Ponty didn’t say anything.

We heard a scream. 

We ran down the path and took the right and saw the lake at the end of a rocky descent. But Gillu was nowhere to be found. “Fuck, fuck, fuck, fuck,” Bamba said, as he and I looked everywhere frenziedly. Ponty however just stood at the edge of the descent and looked down the decline quietly.

We heard another scream. We turned around, startled, and saw Gillu emerging from behind a tree.

He was bent over in laughter and clutching his stomach. 

I felt consumed by rage but before I could do anything I saw Ponty walk up to him and grab his collar and wrestle him into a stranglehold. He leaned his weight into Gillu. He made Gillu bend his knees and his torso, a singular thread of spit slowly unspooling to the ground from his lower lip.

“Sorry bol gaandu!” Ponty said. “Bol sorry!”

Gillu grasped at Ponty’s arm and tried to wrench it off his neck. But his arm did not budge. Gillu gasped and choked for breath and finally croaked out a raspy little, “sorry.” Ponty let go. They stood there looking at each other. I watched Ponty—his unblinking, unwavering gaze challenging Gillu to do something, say something out of line.

But Gillu just patted Ponty’s arm and said, “Chill yaar, just a prank bro, just a prank.”

And saying that he turned away from Ponty and walked to the descent and eased down the slope towards the lake.

There was no path downslope, just a few rocks jutting out of the mud that we used for proper footing and a few weeds crawling out of the dry earth that we grabbed at to keep ourselves steady. It took a while. It took a near fall, a stumble, an uneven and slippery bit of descent that offered no support, but we finally reached the lake.

The shore was blanketed in rocks and boulders—remnants of the dynamited earth that had lain there for years. The lake was still, so still, its surface distorting all that fell upon it. A sun melted. Trees twisted like serpents. The cliffs warped into dancing figures. 

Gillu ran around the shore with his arms outstretched, whooping with joy. I walked up to the lake and bent down and touched the water. It was very cold. It felt good to have finally reached the lake and I was eager to step into the water. I looked at the others: Bamba, like me, was bent over and staring at the surface of the lake. Ponty was sitting on a rock and smoking a cigarette. 

Gillu took off his shirt and pant and jumped into the lake.

I followed Gillu and Bamba followed me.

He turned around and looked at Ponty and said, “Aaja bhai!” Ponty nodded and tapped his cigarette and said, “Let this finish.”

We swam around. We stayed close to the shore for we didn’t know how deep the lake was. Then Gillu hurled water at Bamba and Bamba retaliated and so began a water fight. My vision became a blur. I felt sharp slaps of water against my body. I heard laughter and I laughed too. I hurled water at everyone I saw. And I was soaked and I was grinning and I did my best to keep up. 

When we stopped and I looked up, I saw Ponty standing with the three of us, grinning oafishly.

Bamba stood in front of me and tightened his stomach. I saw the outline of his six-pack abs. 

“Like Shah Rukh or not?” he asked.

He was referring to Shah Rukh Khan’s six-pack abs in the song Dard-E-Disco.

“Bro exactly,” I said.“Gymming bro gymming. Guess how much time I spend in the gym?”

“…one hour?”

“Two hours bro…also fifty grams whey protein every day and four boiled eggs…diet is very important man…you keep gymming and you eat chips every day jhaant kuchh ho paayega tumhara…”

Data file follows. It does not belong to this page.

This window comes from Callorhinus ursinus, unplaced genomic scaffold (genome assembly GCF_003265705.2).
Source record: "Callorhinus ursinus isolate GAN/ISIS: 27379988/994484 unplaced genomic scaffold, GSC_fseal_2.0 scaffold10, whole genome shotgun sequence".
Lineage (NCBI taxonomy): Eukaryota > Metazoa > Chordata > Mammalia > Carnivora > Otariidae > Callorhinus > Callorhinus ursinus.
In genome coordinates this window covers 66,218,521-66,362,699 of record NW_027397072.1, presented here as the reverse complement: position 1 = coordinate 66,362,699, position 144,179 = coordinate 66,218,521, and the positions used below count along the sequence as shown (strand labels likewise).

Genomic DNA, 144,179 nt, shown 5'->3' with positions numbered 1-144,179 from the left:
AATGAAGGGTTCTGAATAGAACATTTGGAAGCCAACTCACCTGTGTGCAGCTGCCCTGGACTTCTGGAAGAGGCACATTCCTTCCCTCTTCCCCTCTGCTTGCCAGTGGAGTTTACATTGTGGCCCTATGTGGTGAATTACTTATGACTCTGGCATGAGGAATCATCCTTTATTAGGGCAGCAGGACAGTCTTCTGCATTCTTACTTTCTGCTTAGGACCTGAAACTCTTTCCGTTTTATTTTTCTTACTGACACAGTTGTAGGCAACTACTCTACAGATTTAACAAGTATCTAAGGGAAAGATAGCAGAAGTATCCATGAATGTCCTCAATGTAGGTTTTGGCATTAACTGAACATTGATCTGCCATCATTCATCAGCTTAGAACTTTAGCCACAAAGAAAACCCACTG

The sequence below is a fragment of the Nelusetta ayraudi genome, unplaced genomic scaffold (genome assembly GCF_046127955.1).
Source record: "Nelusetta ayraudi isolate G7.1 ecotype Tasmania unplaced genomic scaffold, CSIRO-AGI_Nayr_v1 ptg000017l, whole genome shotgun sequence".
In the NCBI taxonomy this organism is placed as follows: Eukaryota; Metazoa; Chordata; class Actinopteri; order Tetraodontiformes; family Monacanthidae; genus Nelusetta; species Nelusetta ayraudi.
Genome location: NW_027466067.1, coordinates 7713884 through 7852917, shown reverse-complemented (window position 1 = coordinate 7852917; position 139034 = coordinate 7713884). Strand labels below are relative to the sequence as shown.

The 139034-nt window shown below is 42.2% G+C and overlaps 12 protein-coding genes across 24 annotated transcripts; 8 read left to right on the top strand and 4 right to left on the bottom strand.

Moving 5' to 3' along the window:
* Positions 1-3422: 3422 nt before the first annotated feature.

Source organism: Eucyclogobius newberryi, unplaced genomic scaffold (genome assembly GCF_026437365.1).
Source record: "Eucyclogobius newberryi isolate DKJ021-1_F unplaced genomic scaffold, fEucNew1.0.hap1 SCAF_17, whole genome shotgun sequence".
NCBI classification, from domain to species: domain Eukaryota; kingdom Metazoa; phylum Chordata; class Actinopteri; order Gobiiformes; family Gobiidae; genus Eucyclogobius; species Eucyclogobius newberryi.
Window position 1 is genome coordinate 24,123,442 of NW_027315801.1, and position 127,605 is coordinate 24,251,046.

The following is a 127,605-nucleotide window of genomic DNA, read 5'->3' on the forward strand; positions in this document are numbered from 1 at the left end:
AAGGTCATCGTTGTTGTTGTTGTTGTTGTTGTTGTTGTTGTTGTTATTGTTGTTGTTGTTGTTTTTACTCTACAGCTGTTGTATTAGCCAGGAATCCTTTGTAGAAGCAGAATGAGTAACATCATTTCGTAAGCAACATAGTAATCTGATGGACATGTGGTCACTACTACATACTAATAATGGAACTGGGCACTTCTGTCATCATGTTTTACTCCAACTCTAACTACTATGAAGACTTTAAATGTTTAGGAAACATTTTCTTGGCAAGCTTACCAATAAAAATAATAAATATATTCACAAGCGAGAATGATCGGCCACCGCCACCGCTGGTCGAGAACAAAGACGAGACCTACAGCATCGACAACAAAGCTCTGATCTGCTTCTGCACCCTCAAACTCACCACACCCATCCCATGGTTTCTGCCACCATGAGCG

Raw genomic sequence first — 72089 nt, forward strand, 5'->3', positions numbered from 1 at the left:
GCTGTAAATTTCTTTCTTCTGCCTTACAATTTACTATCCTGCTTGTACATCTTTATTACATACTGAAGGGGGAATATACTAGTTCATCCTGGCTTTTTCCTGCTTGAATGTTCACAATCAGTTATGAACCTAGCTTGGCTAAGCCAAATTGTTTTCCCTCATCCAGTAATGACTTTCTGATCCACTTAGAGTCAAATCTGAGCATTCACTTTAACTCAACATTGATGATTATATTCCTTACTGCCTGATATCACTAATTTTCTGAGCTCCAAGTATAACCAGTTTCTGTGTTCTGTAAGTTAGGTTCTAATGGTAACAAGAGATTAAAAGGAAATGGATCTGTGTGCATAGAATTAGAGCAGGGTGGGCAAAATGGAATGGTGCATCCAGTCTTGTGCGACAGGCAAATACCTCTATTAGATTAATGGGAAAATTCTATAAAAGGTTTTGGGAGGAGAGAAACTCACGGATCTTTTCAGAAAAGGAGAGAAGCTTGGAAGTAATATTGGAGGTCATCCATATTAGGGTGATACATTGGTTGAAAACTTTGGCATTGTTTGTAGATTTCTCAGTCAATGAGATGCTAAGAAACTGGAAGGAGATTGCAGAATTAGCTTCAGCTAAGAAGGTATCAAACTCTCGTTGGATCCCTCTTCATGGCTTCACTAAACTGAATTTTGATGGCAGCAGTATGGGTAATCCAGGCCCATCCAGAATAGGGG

I looked over at Ponty. He slowly stepped into the lake and started moving away from the shore.

“That day even Khushi said, you know what? Broooooo, hand on my chest and said, you should wear tight shirts only! Scene on man, scene on!”

I watched Ponty move deeper and deeper into the lake, I watched the water level rise from his knees to his waist to his stomach.

“Aur dude guess what? FB par friend request…Advantages of boiled chicken for dinner man…boiled chicken and lunch mein daal and all…chaawal I’m not eating man, not even roti. At least not now.”

I watched the water rise slowly from Ponty’s stomach to his chest up to his shoulders. I saw Ponty just stand there for a while. 

“Ponty!” I called out.

He turned.

“Bro sab theek?” I asked.“Yes,” Ponty said and swam back to the shore.

The four of us sat by the edge of the lake for an hour. We smoked Classic Milds and talked about anything and everything. About Rupali—the geography teacher—who had never liked us; about Shreyan, whom we suspected to be gay; about our favourite films—The Mummy franchise, Pirates of the Caribbean, Dhoom 2—; our favourite teachers—Rana Sir, Vicky Sir, and Pankaj Sir—; some porn Bamba had seen—double penetration—which made us wonder which girl in school would be into it (we all came up with different answers). Then Bamba suggested a game wherein we had to name the top five teachers in school we’d like to fuck. Even though the list varied, the number one spot, by unanimous decision, was taken by the Business Studies teacher in her late twenties. We discussed her husband and how lucky he was and what we’d do if we were her husband. Ponty didn’t participate in the conversation beyond a few grunts, and the occasional laugh. 

Then Gillu stood up and walked to the edge of the lake.

I saw him lean forward, bend his knees and jump into the lake.

Ponty was watching him. 

I saw Ponty stand up slowly.

I saw him walk to the lake and look at Gillu. For a while Ponty and Gillu just stood there, looking at each other. Then Ponty bent his knees and leaned forward and jumped too. He landed a foot further than Gillu and then looked at him and laughed.